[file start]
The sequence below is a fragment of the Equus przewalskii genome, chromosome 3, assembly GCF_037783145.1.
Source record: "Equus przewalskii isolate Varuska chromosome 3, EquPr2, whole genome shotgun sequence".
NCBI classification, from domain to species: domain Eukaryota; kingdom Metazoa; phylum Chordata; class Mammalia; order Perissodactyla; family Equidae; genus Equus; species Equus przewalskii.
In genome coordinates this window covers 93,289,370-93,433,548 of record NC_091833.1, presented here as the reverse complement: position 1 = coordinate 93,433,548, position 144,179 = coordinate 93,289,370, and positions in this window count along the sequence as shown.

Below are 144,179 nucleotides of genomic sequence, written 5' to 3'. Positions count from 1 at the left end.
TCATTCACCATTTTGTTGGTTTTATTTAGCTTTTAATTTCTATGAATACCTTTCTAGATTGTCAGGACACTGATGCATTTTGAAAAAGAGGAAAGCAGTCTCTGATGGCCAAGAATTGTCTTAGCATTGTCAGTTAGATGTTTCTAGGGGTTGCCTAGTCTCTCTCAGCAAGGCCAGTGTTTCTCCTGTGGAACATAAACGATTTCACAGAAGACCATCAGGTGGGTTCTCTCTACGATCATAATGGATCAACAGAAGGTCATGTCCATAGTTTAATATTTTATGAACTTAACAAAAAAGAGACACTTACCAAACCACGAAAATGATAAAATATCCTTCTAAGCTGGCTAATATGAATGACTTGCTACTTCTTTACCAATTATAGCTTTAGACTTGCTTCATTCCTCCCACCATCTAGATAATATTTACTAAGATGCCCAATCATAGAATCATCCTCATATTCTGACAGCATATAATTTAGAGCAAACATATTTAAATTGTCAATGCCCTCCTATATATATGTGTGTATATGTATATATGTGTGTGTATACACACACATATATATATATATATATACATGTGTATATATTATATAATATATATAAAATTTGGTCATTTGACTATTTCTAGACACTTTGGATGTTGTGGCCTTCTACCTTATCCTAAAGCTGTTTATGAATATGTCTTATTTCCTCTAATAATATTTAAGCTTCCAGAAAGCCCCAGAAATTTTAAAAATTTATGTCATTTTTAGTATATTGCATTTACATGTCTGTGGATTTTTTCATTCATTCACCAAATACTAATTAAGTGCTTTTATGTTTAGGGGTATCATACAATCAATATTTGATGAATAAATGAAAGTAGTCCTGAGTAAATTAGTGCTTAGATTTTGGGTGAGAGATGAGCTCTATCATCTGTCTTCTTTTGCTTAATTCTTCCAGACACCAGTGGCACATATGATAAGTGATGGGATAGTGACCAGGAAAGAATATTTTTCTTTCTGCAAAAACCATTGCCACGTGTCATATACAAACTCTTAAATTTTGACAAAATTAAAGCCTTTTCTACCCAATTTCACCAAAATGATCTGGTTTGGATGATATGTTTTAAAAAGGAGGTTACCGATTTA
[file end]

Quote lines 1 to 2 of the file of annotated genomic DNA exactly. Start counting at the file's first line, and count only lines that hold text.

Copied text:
The sequence below is a fragment of the Equus przewalskii genome, chromosome 3, assembly GCF_037783145.1.
Source record: "Equus przewalskii isolate Varuska chromosome 3, EquPr2, whole genome shotgun sequence".